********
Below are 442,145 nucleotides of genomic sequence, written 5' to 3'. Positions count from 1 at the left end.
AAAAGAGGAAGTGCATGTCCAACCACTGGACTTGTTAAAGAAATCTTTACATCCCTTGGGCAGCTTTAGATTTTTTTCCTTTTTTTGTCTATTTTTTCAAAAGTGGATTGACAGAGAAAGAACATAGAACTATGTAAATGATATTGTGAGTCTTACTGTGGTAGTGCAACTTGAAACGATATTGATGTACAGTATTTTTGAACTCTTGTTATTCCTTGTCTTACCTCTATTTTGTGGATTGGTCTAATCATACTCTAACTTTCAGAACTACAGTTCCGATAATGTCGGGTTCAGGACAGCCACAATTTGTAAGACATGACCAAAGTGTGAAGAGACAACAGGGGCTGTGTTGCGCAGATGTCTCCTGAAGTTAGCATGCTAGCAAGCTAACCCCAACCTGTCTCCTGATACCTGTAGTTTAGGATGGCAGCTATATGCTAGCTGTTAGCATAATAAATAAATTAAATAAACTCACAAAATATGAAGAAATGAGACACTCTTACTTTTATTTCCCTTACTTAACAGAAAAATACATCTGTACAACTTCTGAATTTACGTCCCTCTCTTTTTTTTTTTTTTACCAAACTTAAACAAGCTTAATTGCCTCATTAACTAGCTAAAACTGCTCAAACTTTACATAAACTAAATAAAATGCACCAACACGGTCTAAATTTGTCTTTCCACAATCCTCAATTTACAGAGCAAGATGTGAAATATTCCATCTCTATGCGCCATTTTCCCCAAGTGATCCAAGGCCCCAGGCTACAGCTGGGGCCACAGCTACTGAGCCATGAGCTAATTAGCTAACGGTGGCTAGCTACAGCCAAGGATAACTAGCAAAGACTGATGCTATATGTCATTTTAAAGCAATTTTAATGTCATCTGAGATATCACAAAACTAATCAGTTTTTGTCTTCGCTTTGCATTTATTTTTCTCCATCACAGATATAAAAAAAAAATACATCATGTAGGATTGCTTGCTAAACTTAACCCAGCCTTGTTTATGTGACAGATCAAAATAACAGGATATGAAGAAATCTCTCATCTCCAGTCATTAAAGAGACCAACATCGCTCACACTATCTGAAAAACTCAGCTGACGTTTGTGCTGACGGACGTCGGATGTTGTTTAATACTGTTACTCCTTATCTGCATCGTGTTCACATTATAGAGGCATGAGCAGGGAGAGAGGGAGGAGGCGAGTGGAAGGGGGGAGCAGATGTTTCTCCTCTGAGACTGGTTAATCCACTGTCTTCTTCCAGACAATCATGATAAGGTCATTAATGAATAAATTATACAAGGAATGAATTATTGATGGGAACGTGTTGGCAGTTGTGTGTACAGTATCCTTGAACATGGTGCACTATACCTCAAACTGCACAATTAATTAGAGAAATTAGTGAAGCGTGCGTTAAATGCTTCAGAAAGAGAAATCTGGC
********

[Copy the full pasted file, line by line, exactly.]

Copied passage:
Below are 442,145 nucleotides of genomic sequence, written 5' to 3'. Positions count from 1 at the left end.
AAAAGAGGAAGTGCATGTCCAACCACTGGACTTGTTAAAGAAATCTTTACATCCCTTGGGCAGCTTTAGATTTTTTTCCTTTTTTTGTCTATTTTTTCAAAAGTGGATTGACAGAGAAAGAACATAGAACTATGTAAATGATATTGTGAGTCTTACTGTGGTAGTGCAACTTGAAACGATATTGATGTACAGTATTTTTGAACTCTTGTTATTCCTTGTCTTACCTCTATTTTGTGGATTGGTCTAATCATACTCTAACTTTCAGAACTACAGTTCCGATAATGTCGGGTTCAGGACAGCCACAATTTGTAAGACATGACCAAAGTGTGAAGAGACAACAGGGGCTGTGTTGCGCAGATGTCTCCTGAAGTTAGCATGCTAGCAAGCTAACCCCAACCTGTCTCCTGATACCTGTAGTTTAGGATGGCAGCTATATGCTAGCTGTTAGCATAATAAATAAATTAAATAAACTCACAAAATATGAAGAAATGAGACACTCTTACTTTTATTTCCCTTACTTAACAGAAAAATACATCTGTACAACTTCTGAATTTACGTCCCTCTCTTTTTTTTTTTTTTACCAAACTTAAACAAGCTTAATTGCCTCATTAACTAGCTAAAACTGCTCAAACTTTACATAAACTAAATAAAATGCACCAACACGGTCTAAATTTGTCTTTCCACAATCCTCAATTTACAGAGCAAGATGTGAAATATTCCATCTCTATGCGCCATTTTCCCCAAGTGATCCAAGGCCCCAGGCTACAGCTGGGGCCACAGCTACTGAGCCATGAGCTAATTAGCTAACGGTGGCTAGCTACAGCCAAGGATAACTAGCAAAGACTGATGCTATATGTCATTTTAAAGCAATTTTAATGTCATCTGAGATATCACAAAACTAATCAGTTTTTGTCTTCGCTTTGCATTTATTTTTCTCCATCACAGATATAAAAAAAAAATACATCATGTAGGATTGCTTGCTAAACTTAACCCAGCCTTGTTTATGTGACAGATCAAAATAACAGGATATGAAGAAATCTCTCATCTCCAGTCATTAAAGAGACCAACATCGCTCACACTATCTGAAAAACTCAGCTGACGTTTGTGCTGACGGACGTCGGATGTTGTTTAATACTGTTACTCCTTATCTGCATCGTGTTCACATTATAGAGGCATGAGCAGGGAGAGAGGGAGGAGGCGAGTGGAAGGGGGGAGCAGATGTTTCTCCTCTGAGACTGGTTAATCCACTGTCTTCTTCCAGACAATCATGATAAGGTCATTAATGAATAAATTATACAAGGAATGAATTATTGATGGGAACGTGTTGGCAGTTGTGTGTACAGTATCCTTGAACATGGTGCACTATACCTCAAACTGCACAATTAATTAGAGAAATTAGTGAAGCGTGCGTTAAATGCTTCAGAAAGAGAAATCTGGC